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Addressing & Sending Wedding Invitations

Preparing wedding invitations for mailing


Opening a wedding invitation is unlike opening any other piece of mail. Much care goes into addressing both the inner and outer envelopes. Several enclosures usually accompany the invitation itself, and there is a thoughtful order to how they are placed inside the outer envelope. 


How to Address the Envelopes


Lace-White-WOThe inner envelope

 The inner envelope bears the title and last names of the specific people invited. This allows the host to be very clear about who is invited, and by omission, who is not invited.

For example, the inner envelope for Mr. and Mrs. James Darling and the two Darling children, Sarah and Johnathan, would be written:

Mr. and Mrs. Darling

Sarah Darling

James Darling

It's also fine to write familiar names for close family: Aunt Martha and Uncle Bill.


The outer envelope

The outer envelope is addressed conventionally using titles, first, (middle), and last names. While titles are abbreviated (Mr., Mrs., Ms., Dr.) all other words such as "Street," or "Boulevard" are spelled out. State names may be written in full or use the two-letter postal code abbreviation. Middle initials aren't used, so either write out the middle name or omit it. Generally, an invitation to parents and children is addressed to the parents:

Mr. and Mrs. James Arthur Darling

Listed here are some common forms of address. For a complete guide, click here.


To a married couple

Invitations are always addressed to both members of a married couple, even though the bride may know only one or knows that only one will attend.


To an unmarried couple living together

Invitations to an established couple who are unmarried but live at the same address are addressed to "Ms. Nancy Fellows and Mr. Scott Dunn," on one line.


To a married woman doctor or two married doctors

If the woman uses her husband's name socially, the address is "Dr. Barbara and Mr. James Werner." If she uses her maiden name both professionally and socially, it is "Dr. Barbara Hanson and Mr. James Werner." If the husband is also a doctor, the address is either "The Drs. Werner" or "Drs. Barbara and Robert Werner."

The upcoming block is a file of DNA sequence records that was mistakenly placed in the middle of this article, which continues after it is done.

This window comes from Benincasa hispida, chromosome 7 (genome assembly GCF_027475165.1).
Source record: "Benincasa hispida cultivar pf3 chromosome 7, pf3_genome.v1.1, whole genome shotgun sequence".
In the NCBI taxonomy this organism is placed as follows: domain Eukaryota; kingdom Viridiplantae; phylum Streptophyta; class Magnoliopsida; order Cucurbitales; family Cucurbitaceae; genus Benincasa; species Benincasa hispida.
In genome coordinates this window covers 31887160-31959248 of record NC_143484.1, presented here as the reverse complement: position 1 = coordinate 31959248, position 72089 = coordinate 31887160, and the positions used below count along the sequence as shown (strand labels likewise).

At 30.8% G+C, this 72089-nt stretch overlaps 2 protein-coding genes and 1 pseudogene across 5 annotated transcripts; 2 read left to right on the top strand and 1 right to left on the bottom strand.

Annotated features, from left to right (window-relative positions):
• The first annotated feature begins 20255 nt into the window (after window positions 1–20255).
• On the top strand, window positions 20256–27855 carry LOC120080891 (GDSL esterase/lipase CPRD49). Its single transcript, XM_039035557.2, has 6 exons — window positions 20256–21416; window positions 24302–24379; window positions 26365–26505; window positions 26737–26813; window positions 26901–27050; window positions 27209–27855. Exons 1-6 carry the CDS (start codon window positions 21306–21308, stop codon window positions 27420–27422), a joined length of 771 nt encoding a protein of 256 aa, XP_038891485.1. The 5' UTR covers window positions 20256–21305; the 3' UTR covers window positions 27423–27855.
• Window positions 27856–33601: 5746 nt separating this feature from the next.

How to add "and Guest"

Since it's awkward and impersonal to address the outer envelope as "Mr. James Smith and Guest," the two envelope system works well. Address the outer envelope to "Mr. James Smith" and the inner envelope to "Mr. James Smith and Guest." If you're only using one envelope, include a short note with your invitation: "Dear James, You're welcome to bring a guest to the wedding. Please let me know. Best, Laura." If there's time and James supplies the information, you can send his guest an invitation, too.


How to Stuff the Envelopes


  1. When two envelopes are used, insert the invitation (folded edge first for a folded invitation, left edge for a single card invitation), so that you see the printed side of the invitation when the envelope flap is opened.

  2. When there are enclosures--reply card and envelope, map, printed directions--they are placed on top of the invitation, printed sides up, in size order with the smallest on top. Again, when the flap is opened, the printed side should be visible. If the invitation is folded, insertions are stacked in size order - smallest on top - but within the fold.

  3. The inner envelope is then placed unsealed in the outer envelope, so when the outer envelope flap is lifted, the name(s) of the guest(s) is visible.


Check Postage


Before you buy stamps, take an assembled invitation to the post office and have it weighed. It's likely that the inserts, or even an unusually shaped envelope, will call for extra postage.

Remember that maps and other inserts sent to out-of-town guests will make those invitations heavier than ones sent to local guests and may require a postage adjustment. In that case, be sure to assemble two sets and have both weighed.

Lastly, ask at your post office if it is possible to have your envelopes hand-stamped. This produces a different postmark (often considered more attractive) than if your invitations were run through an automatic sorter.


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bookpage.cover.emilypostweddingetiquetteWOFor more information on wedding invitation etiquette, we recommend Emily Post's Wedding Etiquette, 6th edition, by Anna Post and Lizzie Post. Released in 2014, this edition has new and expanded chapters on invitaiton wording, enclosures, and addressing. View our full line of wedding etiquette books.















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